Compulsory service

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Duties in Germany have people in a public service relationship ( civil servants , soldiers , judges ) towards their employer . These are to be distinguished from the official duties that apply to the exercise of the office , for example towards the citizen. The violation of official duties can be punished as a violation of official duties under disciplinary law. For federal civil servants , the official duties are regulated in the Federal Civil Servants Act (BBG), for soldiers in the Bundeswehr in the Soldiers Act (SG). For state and municipal civil servants, there are regulations in the Civil Service Status Act (BeamtStG) and in the State Civil Service Act . A breach of duty in connection with the acceptance of benefits fulfills i. d. R. the criminal offense of bribery ( § 332 StGB).

Federal officials

The general duties and rights of federal civil servants are regulated in Sections 60 to 86 BBG.

Officials serve the whole people, not a party. They have to carry out their duties impartially and fairly and to take the common good into account in their administration . Through their entire behavior, they must acknowledge the free democratic basic order in the sense of the Basic Law and advocate its preservation. When engaging in politics, they must maintain moderation and restraint ( § 60 BBG). Civil servants have to dedicate themselves to their profession with full personal commitment. They have to exercise the office assigned to them selflessly to the best of their conscience. Their behavior inside and outside the service must do justice to the respect and trust that their profession requires ( Section 61 (1) BBG). Civil servants are obliged to take part in professional qualification measures ( Section 61 (2) BBG).

The official has to advise and support his superiors . He is responsible for carrying out the tasks assigned to him ( Section 62 BBG). Officials bear full personal responsibility for the legality of their official acts. The duty of remonstration obliges you to immediately raise concerns about the legality of official orders with your immediate superior ( Section 63 BBG).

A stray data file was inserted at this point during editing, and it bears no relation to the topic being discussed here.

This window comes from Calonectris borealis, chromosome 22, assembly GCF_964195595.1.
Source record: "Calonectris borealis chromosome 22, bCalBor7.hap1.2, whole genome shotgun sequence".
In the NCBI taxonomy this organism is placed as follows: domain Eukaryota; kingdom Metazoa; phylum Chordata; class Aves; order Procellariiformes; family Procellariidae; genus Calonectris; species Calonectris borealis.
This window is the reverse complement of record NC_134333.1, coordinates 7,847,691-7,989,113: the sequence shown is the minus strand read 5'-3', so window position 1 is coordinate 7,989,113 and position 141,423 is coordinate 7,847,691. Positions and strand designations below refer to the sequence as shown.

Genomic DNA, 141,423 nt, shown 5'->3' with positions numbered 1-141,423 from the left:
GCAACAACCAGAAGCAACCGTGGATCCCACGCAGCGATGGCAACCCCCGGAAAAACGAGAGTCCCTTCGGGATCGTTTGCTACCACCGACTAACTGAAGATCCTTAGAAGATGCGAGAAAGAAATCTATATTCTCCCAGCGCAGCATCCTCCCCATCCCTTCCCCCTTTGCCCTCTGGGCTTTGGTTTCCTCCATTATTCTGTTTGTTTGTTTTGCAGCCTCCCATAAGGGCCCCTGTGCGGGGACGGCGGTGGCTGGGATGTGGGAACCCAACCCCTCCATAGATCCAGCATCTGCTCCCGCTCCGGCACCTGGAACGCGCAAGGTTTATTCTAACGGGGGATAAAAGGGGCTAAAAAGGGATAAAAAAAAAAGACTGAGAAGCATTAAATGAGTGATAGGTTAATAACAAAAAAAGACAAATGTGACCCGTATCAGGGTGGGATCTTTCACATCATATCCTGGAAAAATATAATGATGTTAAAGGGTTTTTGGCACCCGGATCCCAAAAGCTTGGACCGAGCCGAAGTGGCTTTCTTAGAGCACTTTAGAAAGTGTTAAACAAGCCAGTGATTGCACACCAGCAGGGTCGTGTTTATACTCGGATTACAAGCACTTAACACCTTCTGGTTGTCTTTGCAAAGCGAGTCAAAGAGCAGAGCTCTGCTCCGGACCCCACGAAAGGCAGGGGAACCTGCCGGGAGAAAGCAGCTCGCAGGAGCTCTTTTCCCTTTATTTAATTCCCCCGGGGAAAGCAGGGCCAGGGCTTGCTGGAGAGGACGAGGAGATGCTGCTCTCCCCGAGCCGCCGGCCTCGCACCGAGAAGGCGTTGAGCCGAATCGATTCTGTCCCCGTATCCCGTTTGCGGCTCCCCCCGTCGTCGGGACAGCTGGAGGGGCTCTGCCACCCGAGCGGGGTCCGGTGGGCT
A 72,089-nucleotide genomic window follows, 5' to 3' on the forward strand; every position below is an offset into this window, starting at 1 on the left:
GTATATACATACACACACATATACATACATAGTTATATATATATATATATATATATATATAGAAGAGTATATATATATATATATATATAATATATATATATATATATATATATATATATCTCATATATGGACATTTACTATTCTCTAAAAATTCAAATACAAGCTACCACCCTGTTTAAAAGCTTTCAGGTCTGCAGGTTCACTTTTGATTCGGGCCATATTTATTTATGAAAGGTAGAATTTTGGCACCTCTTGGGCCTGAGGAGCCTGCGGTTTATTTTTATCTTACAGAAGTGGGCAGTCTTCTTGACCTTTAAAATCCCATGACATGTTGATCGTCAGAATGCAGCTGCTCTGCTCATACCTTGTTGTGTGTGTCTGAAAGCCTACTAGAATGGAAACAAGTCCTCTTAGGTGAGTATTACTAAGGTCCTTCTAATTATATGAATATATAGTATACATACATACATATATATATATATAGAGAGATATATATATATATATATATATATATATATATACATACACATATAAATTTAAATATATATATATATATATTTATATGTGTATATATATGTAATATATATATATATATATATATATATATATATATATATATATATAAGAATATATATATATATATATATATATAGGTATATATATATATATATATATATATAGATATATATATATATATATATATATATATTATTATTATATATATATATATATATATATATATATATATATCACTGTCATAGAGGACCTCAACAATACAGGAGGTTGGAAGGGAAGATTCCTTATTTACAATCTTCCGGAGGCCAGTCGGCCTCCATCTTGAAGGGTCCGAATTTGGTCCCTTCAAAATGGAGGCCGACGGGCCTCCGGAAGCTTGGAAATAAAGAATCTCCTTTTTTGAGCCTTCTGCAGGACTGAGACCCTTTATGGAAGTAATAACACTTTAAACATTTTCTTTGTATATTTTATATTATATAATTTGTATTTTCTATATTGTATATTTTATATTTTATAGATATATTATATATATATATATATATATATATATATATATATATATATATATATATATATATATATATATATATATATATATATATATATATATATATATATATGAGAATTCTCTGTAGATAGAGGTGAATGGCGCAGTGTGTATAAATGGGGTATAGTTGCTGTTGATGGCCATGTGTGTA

Officials have to take the following oath of service: "I swear to uphold the Basic Law and all laws applicable in the Federal Republic of Germany and to fulfill my official duties conscientiously, so help me God." The oath can also be used without the words "so help me God." "( § 64 BBG).

The civil servant is obliged to maintain silence about all facts and matters of which he learns in the exercise of his office. He may not present such facts in court without the consent of the employer ( Section 67 BBG). Civil servants may not accept any discounts or gifts from third parties without the consent of the employer ( Section 71 BBG). The civil servant must not live so far away from the place of employment that it is difficult for him to carry out his activity ( Section 72 BBG). A civil servant can be called upon to pay damages that the community has suffered through serious negligence ( Section 75 BBG).

Civil servants are obliged to take on a secondary activity in the public service at the request of their service authority, provided that this activity corresponds to their previous education or professional training and does not make excessive use of it ( Section 98 BBG). In principle, they require prior approval in order to carry out any paid secondary activity. Unpaid secondary employment may also require approval ( Section 99 BBG).

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Wiktionary: Duty to serve  - explanations of meanings, word origins, synonyms, translations